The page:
Humans right now are trained to keep their mouth shut even when they are thinking, or even talk exactly opposite of what they think. We yet are not used to controlling the previous level, ie subconsciously talking (ever noticed people at bus stops muttering to themselves or even smiling?) .Once this technology has become mainstream, we should be able to adapt and to think only at a brain level instead of translating into vocal commands. (Qustion: Do Spanish people think differently from Chinese people who don't have a proper phonetic language if they are thinking to themselves?)
And I think we have done this before. Imagine a non-humanoid alien landing on earth. I am sure he would be surprised that all the humans can actually balance themselves on 2 foot and even run around (They would probably think it a waste trying to balance yourself on a point while crawling is much less brain intensive). And Imagine, these beings can even balance themselves on 2 inch thick wheels around a metre above earth (bicycles).And this technique has no evolutionary basis, almost all the humans learned it within a 100 years or so. Looks like a very adaptable race to me.

Re:Could be dangerous (2, Insightful)

TekGoNos (748138) | more than 10 years ago | (#8596429)

No danger with the current version.

You had to think : "two, three, one, four, two, three, three, three, four, two" or so to send "idiot" to your coworkers. (They use a grid with the letters of alphabet to reduce the number of symbols the system has to recognize.)

But once they implement full word recognition ...

Re:Could be dangerous (0)

Anonymous Coward | more than 10 years ago | (#8596464)

I just say 'Darn if you fall inlove with a girl, at your work...'

Lie to panes into the wood chain sennas (2, Insightful)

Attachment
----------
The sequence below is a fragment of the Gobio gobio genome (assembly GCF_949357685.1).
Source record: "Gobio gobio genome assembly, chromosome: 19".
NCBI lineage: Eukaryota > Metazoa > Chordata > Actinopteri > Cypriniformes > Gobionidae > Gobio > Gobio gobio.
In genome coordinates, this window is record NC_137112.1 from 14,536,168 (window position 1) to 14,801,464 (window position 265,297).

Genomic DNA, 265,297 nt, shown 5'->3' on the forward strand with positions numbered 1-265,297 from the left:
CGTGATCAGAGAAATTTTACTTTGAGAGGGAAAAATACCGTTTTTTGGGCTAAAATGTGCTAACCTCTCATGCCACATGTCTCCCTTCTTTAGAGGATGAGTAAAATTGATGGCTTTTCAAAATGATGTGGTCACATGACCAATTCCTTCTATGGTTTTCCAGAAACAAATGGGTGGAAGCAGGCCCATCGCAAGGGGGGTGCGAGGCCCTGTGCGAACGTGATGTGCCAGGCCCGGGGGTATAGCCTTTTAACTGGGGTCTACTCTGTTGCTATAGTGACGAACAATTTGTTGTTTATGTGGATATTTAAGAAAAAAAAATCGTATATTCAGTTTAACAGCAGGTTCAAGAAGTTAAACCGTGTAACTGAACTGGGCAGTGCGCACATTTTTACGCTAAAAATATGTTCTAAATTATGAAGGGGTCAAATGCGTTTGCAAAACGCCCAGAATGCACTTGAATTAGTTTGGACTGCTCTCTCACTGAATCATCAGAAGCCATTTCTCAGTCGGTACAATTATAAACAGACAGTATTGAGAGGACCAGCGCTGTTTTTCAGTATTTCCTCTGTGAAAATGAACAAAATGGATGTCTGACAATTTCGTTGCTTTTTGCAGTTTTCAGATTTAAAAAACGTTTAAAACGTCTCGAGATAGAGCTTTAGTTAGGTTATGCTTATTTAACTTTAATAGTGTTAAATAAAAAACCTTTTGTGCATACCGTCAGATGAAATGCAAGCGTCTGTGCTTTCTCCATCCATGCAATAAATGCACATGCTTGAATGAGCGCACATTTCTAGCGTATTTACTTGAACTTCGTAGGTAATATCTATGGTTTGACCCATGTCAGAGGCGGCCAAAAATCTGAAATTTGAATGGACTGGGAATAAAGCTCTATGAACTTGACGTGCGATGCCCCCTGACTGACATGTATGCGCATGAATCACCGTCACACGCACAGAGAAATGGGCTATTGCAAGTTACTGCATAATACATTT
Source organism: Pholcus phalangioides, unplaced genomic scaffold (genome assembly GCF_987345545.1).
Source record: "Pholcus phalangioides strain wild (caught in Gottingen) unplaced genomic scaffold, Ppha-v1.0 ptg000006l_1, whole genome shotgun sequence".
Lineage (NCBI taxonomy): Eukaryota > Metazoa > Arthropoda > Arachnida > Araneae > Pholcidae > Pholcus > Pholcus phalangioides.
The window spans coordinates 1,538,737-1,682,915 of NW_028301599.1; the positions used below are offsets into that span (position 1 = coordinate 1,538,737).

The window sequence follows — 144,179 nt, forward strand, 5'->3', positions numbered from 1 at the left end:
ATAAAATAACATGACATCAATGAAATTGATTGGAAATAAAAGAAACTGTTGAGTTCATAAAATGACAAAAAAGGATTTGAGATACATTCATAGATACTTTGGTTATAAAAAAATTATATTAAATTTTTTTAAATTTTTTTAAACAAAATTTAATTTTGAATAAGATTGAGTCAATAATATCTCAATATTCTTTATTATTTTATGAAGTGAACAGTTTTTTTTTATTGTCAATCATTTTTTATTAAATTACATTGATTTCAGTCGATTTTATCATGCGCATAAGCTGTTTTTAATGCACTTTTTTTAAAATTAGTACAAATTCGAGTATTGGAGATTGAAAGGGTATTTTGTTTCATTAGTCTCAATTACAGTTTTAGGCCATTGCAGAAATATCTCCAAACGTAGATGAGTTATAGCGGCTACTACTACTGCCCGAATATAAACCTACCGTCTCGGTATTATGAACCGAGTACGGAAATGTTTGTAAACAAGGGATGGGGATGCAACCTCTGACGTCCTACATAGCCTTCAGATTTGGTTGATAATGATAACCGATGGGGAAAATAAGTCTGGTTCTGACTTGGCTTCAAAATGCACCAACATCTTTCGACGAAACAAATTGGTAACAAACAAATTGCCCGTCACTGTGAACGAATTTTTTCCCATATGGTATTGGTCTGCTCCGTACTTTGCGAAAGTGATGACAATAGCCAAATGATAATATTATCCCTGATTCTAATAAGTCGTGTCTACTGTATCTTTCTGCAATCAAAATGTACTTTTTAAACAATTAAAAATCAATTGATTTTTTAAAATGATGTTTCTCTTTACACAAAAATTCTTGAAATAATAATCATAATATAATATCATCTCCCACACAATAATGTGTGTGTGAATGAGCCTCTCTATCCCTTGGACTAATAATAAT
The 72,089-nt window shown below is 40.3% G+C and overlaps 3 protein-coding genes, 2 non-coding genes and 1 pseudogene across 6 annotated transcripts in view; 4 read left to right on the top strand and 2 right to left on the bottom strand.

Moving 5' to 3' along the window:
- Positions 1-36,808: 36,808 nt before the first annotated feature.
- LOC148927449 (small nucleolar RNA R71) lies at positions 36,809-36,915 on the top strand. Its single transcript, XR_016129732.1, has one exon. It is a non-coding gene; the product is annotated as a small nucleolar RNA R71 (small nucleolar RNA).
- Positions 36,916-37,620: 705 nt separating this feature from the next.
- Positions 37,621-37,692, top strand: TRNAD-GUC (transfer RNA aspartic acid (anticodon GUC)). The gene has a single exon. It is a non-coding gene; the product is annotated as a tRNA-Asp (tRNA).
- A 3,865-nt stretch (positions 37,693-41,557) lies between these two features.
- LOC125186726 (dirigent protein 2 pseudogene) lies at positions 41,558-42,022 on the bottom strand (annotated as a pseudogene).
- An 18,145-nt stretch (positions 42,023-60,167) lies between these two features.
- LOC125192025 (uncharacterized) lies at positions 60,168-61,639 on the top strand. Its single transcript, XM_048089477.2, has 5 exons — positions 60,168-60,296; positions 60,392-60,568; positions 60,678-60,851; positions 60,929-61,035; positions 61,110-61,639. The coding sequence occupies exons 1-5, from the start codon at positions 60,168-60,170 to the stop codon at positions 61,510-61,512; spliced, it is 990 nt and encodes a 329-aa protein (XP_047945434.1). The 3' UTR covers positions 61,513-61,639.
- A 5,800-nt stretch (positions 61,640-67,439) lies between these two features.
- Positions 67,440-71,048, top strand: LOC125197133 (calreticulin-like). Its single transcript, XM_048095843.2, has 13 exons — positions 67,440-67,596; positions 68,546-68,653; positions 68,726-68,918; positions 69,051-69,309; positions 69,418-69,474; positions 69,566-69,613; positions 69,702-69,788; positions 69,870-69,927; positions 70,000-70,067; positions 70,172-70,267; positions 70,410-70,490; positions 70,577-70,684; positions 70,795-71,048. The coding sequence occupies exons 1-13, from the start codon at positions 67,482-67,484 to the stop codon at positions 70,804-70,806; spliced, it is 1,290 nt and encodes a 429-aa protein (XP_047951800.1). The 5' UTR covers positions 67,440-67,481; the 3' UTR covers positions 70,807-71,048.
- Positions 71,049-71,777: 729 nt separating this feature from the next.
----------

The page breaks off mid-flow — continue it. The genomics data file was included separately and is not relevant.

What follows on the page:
ObviousGuy (578567) | more than 10 years ago | (#8596212)

No way this could be used for anti-terrorism surveillance...

What? (5, Funny)

Gary Yogurt (664063) | more than 10 years ago | (#8596214)

Isn't that lip-reading technology we had on that Jupiter mission three years ago good enough?

Re:What? (-1, Offtopic)

Anonymous Coward | more than 10 years ago | (#8596233)


Re:What? (1)

SEWilco (27983) | more than 10 years ago | (#8596318)

Isn't that lip-reading technology we had on that Jupiter mission three years ago good enough?

That one had software problems.

Re:What? (0)

Anonymous Coward | more than 10 years ago | (#8596457)

Isn't that lip-reading technology we had on that Jupiter mission three years ago good enough?

Do the Jupiterians have lips?

A little confused (2, Insightful)

Robert1 (513674) | more than 10 years ago | (#8596224)

What I don't quite understand, and the article doesn't make clear; is this thing essentially reading what you're verbally thinking?
Or is it just intercepting those nerve signals which you use to inaudibly mumble to yourself with?
If the first is true, then wow, imagine just thinking to your computer and it doing it.
If the second is true then I don't really see what's so great about it :/

Re:A little confused (4, Insightful)

tsunamifirestorm (729508) | more than 10 years ago | (#8596241)

the ability to "hear" inaudible conversation is valuable in case there is a lot of outside noide (explosion?) or for psychological reasons (a crew member mutters something under his breath)

Re:A little confused (1)

sakshale (598643) | more than 10 years ago | (#8596344)

"What is analyzed is silent, or subauditory, speech, such as when a person silently reads or talks to himself," Jorgensen said.
It is muttering to yourself that it detects... Not thoughts.

No real difference (2, Insightful)

TekGoNos (748138) | more than 10 years ago | (#8596385)

While you think verbally, you normally mumble to your self.

I know for sure that it's always the case when you read (except for some spead-reading technics that involve just looking at the text without formulating the words) and I'm pretty sure it's true for all verbal thougths.

Re:A little confused (1)

mtnharo (523610) | more than 10 years ago | (#8596453)

Could be nice for various things that currently use a regular microphone, but could beneft from more privacy (people around you can't hear what you are saying) and outside noise reduction (won't pick up noise from your surroundings). If voice rec technology improves a bit, this could be a great way to make a truly useful smartphone. Simple input method that eliminates the need for thumb-cramping "keyboards", would work well in tandem with pen input and handles the phone mic as well.

Could also make for some fun ventriloquist-style gags.